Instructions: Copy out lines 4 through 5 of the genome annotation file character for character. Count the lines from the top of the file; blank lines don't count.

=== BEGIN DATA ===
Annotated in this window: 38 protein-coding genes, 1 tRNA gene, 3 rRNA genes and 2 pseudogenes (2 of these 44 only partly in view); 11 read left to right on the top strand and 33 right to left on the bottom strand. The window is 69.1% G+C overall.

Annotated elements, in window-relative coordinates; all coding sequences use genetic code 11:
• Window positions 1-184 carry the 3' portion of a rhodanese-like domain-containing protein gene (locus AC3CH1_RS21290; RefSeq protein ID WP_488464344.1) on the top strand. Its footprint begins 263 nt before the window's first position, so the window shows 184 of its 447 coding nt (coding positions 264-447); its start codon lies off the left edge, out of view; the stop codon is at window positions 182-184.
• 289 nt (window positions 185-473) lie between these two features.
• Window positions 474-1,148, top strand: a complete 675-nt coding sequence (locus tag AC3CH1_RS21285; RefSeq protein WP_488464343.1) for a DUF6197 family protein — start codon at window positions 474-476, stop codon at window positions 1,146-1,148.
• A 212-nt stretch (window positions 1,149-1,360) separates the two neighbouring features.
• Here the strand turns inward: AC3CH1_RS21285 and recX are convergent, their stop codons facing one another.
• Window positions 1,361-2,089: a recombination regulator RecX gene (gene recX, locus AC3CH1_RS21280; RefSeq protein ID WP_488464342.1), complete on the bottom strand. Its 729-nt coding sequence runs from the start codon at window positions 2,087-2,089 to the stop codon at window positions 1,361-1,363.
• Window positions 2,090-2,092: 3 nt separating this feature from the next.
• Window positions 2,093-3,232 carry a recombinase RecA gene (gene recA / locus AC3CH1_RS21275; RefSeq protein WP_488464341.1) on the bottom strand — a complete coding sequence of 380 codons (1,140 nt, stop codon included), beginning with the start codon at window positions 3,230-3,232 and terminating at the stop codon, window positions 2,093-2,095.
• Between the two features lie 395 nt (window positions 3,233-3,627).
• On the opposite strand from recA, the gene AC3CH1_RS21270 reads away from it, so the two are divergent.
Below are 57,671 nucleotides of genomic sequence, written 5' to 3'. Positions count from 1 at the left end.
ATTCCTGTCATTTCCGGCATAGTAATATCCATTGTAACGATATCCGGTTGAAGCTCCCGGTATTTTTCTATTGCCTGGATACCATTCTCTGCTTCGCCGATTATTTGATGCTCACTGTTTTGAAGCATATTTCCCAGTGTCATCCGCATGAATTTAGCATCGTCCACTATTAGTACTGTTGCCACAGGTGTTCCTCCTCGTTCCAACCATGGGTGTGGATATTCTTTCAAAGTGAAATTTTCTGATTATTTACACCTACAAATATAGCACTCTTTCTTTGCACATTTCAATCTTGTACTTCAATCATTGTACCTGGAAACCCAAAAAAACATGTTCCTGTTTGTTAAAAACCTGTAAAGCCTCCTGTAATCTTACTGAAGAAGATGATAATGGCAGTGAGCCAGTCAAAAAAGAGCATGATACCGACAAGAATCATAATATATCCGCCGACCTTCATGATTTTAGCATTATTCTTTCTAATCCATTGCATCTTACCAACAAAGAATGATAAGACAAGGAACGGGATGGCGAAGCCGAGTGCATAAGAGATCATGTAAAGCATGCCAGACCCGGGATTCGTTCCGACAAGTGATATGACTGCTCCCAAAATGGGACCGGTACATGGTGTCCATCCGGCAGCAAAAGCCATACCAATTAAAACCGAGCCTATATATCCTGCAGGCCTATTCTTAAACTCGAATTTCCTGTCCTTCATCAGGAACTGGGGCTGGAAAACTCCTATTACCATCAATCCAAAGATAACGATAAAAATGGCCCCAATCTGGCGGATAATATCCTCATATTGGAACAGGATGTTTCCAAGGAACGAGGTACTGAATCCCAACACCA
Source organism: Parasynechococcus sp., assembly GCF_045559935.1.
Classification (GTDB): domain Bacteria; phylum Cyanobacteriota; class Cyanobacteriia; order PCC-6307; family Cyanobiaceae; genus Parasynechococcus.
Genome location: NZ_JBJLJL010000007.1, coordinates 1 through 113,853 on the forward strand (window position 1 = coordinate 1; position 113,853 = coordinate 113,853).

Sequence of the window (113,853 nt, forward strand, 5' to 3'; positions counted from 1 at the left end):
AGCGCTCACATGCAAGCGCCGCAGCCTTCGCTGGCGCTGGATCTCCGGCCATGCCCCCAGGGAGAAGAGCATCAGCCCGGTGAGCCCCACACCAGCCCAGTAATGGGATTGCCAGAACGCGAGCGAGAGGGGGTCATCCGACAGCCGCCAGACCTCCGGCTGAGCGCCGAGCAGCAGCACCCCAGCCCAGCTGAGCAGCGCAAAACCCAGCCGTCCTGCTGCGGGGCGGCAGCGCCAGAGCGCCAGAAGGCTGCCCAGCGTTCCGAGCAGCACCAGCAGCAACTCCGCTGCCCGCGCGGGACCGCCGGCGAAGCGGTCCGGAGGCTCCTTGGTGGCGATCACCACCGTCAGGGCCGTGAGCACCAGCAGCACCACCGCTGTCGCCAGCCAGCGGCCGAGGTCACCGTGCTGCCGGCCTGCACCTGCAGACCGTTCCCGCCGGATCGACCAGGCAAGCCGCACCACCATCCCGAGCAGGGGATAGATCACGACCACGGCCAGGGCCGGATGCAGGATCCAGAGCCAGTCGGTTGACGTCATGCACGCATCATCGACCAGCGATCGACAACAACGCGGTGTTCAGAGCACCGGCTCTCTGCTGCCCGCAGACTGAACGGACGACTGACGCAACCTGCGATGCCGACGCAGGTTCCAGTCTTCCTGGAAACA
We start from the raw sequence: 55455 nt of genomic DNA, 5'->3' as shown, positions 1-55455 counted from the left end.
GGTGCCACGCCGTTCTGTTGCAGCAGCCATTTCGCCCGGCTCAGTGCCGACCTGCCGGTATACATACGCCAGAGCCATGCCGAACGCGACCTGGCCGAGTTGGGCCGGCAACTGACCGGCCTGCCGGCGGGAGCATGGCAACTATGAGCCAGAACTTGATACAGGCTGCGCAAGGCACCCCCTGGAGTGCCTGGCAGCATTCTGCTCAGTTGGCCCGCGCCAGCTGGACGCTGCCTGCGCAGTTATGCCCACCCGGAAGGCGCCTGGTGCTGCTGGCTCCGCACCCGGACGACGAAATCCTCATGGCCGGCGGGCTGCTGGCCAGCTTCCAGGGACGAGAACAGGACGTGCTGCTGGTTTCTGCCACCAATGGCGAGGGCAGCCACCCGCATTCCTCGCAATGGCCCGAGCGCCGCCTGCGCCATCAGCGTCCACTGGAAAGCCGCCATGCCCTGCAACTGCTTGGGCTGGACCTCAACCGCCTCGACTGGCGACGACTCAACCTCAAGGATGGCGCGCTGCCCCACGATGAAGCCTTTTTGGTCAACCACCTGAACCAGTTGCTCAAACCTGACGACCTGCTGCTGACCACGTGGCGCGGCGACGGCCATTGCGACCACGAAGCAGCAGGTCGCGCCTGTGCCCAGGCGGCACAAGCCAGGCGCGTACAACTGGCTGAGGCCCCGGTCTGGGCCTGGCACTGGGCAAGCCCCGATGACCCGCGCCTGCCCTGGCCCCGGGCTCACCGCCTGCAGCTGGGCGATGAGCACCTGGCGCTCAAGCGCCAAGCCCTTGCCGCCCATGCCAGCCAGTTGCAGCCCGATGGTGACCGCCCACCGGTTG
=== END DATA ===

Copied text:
• 289 nt (window positions 185-473) lie between these two features.
• Window positions 474-1,148, top strand: a complete 675-nt coding sequence (locus tag AC3CH1_RS21285; RefSeq protein WP_488464343.1) for a DUF6197 family protein — start codon at window positions 474-476, stop codon at window positions 1,146-1,148.